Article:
While reading the Department of Justice Report of their investigation of the Ferguson Police Department, I was reminded once again of the telos of surveillance (in the Sandelian/Aristotelian/Foucauldian senses): Surveillance is, very simply, about power, in the neutral sense of the word. For example, nations wishing to protect their borders establish outward-facing checkpoints, watchtowers, and patrols. Epidemiologists seeking to prevent the spread of infectious disease establish information collection protocols with hospitals and health care workers. And communities that want to protect their lives and property empower law enforcement agencies to patrol, arrest, and in very limited circumstances, use deadly force to maintain order. Surveillance is, on its face, a necessary part of organization and governance. As we have seen in Ferguson and elsewhere, however, surveillance in support of existing power structures tends to place the larger burden on the powerless.
There are two important things to remember when considering this surveillance-as-power model. First, the power being projected and protected through surveillance comes from those who actually have power to project and protect. This point may seem almost too obvious to make, but when we consider the means and effects of (mostly white) police surveillance on African-Americans in Ferguson, it is clear that the recipients of law enforcement’s benefit is directly tied to how it defines its “community.” Second, we must remember that surveillance does not require—and is not synonymous with—high technology. Technological advances make surveillance easier, more efficient, and more widespread, but the telos remains the same: Collect information to govern, to deter, or to control. Some of our most vulnerable communities have long been aware of these principles through their immersive education in surveillance via patrols, cameras, stop-and-frisk protocols, broken windows policing, and CompStat.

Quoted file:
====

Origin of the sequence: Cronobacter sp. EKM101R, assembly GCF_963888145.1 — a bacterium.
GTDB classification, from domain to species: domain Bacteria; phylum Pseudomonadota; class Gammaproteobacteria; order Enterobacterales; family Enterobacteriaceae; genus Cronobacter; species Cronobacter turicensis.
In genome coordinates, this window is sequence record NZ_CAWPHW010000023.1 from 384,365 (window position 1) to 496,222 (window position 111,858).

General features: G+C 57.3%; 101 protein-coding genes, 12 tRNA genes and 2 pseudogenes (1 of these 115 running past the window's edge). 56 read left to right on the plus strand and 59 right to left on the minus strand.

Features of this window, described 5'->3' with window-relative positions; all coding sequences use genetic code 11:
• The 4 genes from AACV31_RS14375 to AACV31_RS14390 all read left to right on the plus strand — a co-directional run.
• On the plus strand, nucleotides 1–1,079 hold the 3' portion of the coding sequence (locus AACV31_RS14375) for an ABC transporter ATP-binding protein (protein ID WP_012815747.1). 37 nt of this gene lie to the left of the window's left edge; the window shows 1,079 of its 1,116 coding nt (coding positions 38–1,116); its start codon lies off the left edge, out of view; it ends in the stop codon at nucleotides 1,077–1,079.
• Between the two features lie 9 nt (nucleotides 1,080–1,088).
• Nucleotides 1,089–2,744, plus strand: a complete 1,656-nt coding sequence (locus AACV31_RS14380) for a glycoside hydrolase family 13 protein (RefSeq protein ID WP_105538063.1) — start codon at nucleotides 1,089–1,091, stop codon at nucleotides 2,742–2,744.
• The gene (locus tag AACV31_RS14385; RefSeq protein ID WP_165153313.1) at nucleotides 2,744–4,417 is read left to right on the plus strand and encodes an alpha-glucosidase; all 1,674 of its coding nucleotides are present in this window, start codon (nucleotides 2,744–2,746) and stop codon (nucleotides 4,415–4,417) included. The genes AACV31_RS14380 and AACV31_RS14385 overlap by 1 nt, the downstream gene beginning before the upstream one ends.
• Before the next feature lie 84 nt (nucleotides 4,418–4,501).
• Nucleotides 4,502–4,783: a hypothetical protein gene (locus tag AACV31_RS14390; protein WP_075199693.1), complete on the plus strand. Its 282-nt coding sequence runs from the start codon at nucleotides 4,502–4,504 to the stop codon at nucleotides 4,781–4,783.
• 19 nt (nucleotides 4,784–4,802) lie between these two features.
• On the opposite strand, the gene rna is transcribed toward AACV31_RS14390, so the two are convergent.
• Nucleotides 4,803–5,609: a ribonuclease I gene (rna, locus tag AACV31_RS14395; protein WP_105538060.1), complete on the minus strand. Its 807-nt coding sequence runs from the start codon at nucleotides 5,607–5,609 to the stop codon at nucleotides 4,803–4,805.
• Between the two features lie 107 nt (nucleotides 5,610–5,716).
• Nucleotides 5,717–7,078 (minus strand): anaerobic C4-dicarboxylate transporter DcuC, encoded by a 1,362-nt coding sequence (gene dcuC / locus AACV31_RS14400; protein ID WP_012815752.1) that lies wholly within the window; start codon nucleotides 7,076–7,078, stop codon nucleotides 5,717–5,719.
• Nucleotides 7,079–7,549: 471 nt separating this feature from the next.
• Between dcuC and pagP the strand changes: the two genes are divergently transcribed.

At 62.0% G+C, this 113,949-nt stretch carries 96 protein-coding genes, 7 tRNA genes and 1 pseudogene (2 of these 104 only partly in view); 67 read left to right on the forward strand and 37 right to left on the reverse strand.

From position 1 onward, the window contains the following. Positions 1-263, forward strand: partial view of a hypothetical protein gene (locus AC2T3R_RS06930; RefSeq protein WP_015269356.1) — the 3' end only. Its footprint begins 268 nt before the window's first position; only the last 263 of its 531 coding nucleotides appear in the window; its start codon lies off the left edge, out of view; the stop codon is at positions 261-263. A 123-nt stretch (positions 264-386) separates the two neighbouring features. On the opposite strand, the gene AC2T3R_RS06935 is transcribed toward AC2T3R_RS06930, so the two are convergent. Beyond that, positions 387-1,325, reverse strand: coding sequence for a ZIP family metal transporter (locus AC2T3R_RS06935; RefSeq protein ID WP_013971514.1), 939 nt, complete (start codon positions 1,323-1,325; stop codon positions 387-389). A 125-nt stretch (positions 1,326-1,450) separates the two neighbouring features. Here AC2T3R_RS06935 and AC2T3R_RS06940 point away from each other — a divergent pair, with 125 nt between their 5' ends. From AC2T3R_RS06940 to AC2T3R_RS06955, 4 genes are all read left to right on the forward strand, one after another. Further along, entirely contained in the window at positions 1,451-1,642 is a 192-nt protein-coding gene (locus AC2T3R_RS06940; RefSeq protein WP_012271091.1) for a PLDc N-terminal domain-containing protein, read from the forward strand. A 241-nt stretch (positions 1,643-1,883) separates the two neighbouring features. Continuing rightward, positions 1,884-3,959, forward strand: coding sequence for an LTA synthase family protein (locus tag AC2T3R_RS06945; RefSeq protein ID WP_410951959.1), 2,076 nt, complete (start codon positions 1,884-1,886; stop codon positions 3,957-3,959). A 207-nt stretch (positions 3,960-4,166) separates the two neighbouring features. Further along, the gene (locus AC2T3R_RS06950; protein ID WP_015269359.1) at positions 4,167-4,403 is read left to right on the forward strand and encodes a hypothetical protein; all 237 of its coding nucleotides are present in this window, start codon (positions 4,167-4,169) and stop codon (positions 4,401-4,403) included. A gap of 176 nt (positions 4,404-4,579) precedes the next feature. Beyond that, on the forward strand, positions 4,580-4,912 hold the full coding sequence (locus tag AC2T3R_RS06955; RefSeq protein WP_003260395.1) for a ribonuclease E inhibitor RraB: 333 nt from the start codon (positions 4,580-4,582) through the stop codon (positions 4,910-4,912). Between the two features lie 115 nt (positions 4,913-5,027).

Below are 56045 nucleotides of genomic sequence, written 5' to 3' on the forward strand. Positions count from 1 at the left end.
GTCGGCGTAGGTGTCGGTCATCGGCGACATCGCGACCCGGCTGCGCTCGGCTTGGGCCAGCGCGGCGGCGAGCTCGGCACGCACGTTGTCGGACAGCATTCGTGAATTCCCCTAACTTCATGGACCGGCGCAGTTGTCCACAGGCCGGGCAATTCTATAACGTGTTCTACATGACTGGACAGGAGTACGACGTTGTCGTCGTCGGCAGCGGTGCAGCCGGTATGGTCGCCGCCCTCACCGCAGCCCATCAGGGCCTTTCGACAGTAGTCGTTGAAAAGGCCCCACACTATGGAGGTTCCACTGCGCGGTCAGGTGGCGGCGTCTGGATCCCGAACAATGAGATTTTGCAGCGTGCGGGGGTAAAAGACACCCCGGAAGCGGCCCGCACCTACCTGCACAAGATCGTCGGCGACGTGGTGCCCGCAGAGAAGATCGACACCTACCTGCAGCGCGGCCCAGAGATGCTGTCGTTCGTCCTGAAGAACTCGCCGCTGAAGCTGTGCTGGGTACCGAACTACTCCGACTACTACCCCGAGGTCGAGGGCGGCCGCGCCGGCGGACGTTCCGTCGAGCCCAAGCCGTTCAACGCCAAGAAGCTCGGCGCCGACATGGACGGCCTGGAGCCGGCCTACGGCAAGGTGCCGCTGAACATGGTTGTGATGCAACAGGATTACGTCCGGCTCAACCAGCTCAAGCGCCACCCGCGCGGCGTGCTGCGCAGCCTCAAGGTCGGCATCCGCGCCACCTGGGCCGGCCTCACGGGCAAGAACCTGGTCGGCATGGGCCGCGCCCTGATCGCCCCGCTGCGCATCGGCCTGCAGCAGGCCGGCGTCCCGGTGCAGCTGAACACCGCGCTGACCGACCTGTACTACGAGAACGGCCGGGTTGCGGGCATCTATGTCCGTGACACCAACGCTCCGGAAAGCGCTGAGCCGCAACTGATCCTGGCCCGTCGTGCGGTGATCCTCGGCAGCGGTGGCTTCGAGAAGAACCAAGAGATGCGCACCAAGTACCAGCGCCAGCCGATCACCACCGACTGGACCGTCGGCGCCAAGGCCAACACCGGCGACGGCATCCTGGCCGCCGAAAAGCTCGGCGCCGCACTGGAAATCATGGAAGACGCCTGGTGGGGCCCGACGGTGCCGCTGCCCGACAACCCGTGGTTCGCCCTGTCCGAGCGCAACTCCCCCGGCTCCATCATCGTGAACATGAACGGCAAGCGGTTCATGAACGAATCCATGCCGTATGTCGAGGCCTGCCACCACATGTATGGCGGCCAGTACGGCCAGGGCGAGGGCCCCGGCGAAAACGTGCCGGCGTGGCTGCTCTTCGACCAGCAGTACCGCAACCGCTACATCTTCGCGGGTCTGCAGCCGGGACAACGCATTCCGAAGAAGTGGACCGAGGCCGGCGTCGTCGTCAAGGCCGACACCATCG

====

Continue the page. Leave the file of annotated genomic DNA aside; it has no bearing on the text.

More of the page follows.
My current research includes the study of these means and effects through what I call structural surveillance. Structural surveillance, based in part on Galtung’s concept of structural violence, is mode- and technology-agnostic, and describes systems that comprise two key characteristics—autonomy and ubiquity. By autonomy, I mean those surveillance systems that have, through legislation, codification, or cultural habit, developed (or calcified) into systems where there is no easily identifiable watcher, and which seem to operate on their own, outside of normal means of control. By ubiquity, I do not necessarily mean that the system is uniform across all communities or populations, but instead refer to systems that have become commonplace to the extent that those outside its gaze either endorse or ignore its existence, and those under its gaze eventually accept it as woven into the fabric of reality. Together, these two characteristics create surveillance systems that appear to violate the usual subject-action-object power relationship, and fade into the background of our daily lives.
Much attention has been focused on the post-9/11 expansions of surveillance, especially with the Klein and Snowden revelations, but in order to understand the effects of a surveillance regime expanded through rapid advances in technology, we should closely examine the structural surveillance established over the past century (and longer), especially in communities like Ferguson. These communities are forced to endure, and eventually accept, surveillance systems that would not be tolerated in communities that have greater access to power. Citizens in these more powerful communities rationalize the structural surveillance as addressing crime and other social problems. This is a matter of debate, but the resulting law enforcement tactics and procedures have taken on those of an occupying force, further exacerbated by the increased militarization of police forces across the country. This approach allows for the establishment of structural surveillance that alienates citizens and communities, and creates lasting economic, social, and health harms that becomes harder to remedy with every generation under such a regime. As we move forward, we should question the expanded deployment and use of surveillance technologies, but do so through the lessons learned from structural surveillance that has existed in many of our communities and neighborhoods for generations.